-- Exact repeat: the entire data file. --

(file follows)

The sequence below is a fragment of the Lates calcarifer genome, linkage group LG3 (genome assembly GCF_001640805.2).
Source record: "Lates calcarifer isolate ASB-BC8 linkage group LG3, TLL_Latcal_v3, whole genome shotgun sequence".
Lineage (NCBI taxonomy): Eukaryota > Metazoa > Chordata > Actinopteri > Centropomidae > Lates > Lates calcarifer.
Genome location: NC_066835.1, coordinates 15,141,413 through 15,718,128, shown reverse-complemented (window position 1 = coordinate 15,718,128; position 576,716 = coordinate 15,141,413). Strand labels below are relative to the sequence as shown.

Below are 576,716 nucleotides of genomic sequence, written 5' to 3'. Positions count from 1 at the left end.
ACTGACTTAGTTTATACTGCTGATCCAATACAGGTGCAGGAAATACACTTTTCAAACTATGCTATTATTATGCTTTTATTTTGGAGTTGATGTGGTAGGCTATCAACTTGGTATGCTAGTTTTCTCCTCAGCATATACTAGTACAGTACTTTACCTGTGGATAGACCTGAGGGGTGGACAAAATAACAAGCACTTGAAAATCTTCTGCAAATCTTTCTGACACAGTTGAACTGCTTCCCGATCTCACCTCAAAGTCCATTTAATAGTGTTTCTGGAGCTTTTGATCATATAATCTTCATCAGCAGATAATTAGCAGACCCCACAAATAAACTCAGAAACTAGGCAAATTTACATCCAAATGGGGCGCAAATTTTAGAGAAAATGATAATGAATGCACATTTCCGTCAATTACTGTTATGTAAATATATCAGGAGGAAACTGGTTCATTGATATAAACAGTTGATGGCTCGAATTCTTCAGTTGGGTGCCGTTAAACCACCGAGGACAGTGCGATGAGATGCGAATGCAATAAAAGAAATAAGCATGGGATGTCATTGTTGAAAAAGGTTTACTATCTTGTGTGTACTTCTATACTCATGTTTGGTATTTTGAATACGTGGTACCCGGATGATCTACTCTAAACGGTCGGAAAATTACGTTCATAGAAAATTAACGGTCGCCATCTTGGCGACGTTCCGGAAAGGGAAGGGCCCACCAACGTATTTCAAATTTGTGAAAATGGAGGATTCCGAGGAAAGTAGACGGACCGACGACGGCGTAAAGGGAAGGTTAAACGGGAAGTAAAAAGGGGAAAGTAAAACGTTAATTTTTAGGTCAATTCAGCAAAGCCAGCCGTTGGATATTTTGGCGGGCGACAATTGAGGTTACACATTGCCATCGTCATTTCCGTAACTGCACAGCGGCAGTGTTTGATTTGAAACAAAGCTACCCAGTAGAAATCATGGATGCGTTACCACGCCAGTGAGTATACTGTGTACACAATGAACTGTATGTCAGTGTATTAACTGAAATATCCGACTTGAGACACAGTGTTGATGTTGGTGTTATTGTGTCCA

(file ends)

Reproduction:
The sequence below is a fragment of the Lates calcarifer genome, linkage group LG3 (genome assembly GCF_001640805.2).
Source record: "Lates calcarifer isolate ASB-BC8 linkage group LG3, TLL_Latcal_v3, whole genome shotgun sequence".
Lineage (NCBI taxonomy): Eukaryota > Metazoa > Chordata > Actinopteri > Centropomidae > Lates > Lates calcarifer.
Genome location: NC_066835.1, coordinates 15,141,413 through 15,718,128, shown reverse-complemented (window position 1 = coordinate 15,718,128; position 576,716 = coordinate 15,141,413). Strand labels below are relative to the sequence as shown.

Below are 576,716 nucleotides of genomic sequence, written 5' to 3'. Positions count from 1 at the left end.
ACTGACTTAGTTTATACTGCTGATCCAATACAGGTGCAGGAAATACACTTTTCAAACTATGCTATTATTATGCTTTTATTTTGGAGTTGATGTGGTAGGCTATCAACTTGGTATGCTAGTTTTCTCCTCAGCATATACTAGTACAGTACTTTACCTGTGGATAGACCTGAGGGGTGGACAAAATAACAAGCACTTGAAAATCTTCTGCAAATCTTTCTGACACAGTTGAACTGCTTCCCGATCTCACCTCAAAGTCCATTTAATAGTGTTTCTGGAGCTTTTGATCATATAATCTTCATCAGCAGATAATTAGCAGACCCCACAAATAAACTCAGAAACTAGGCAAATTTACATCCAAATGGGGCGCAAATTTTAGAGAAAATGATAATGAATGCACATTTCCGTCAATTACTGTTATGTAAATATATCAGGAGGAAACTGGTTCATTGATATAAACAGTTGATGGCTCGAATTCTTCAGTTGGGTGCCGTTAAACCACCGAGGACAGTGCGATGAGATGCGAATGCAATAAAAGAAATAAGCATGGGATGTCATTGTTGAAAAAGGTTTACTATCTTGTGTGTACTTCTATACTCATGTTTGGTATTTTGAATACGTGGTACCCGGATGATCTACTCTAAACGGTCGGAAAATTACGTTCATAGAAAATTAACGGTCGCCATCTTGGCGACGTTCCGGAAAGGGAAGGGCCCACCAACGTATTTCAAATTTGTGAAAATGGAGGATTCCGAGGAAAGTAGACGGACCGACGACGGCGTAAAGGGAAGGTTAAACGGGAAGTAAAAAGGGGAAAGTAAAACGTTAATTTTTAGGTCAATTCAGCAAAGCCAGCCGTTGGATATTTTGGCGGGCGACAATTGAGGTTACACATTGCCATCGTCATTTCCGTAACTGCACAGCGGCAGTGTTTGATTTGAAACAAAGCTACCCAGTAGAAATCATGGATGCGTTACCACGCCAGTGAGTATACTGTGTACACAATGAACTGTATGTCAGTGTATTAACTGAAATATCCGACTTGAGACACAGTGTTGATGTTGGTGTTATTGTGTCCA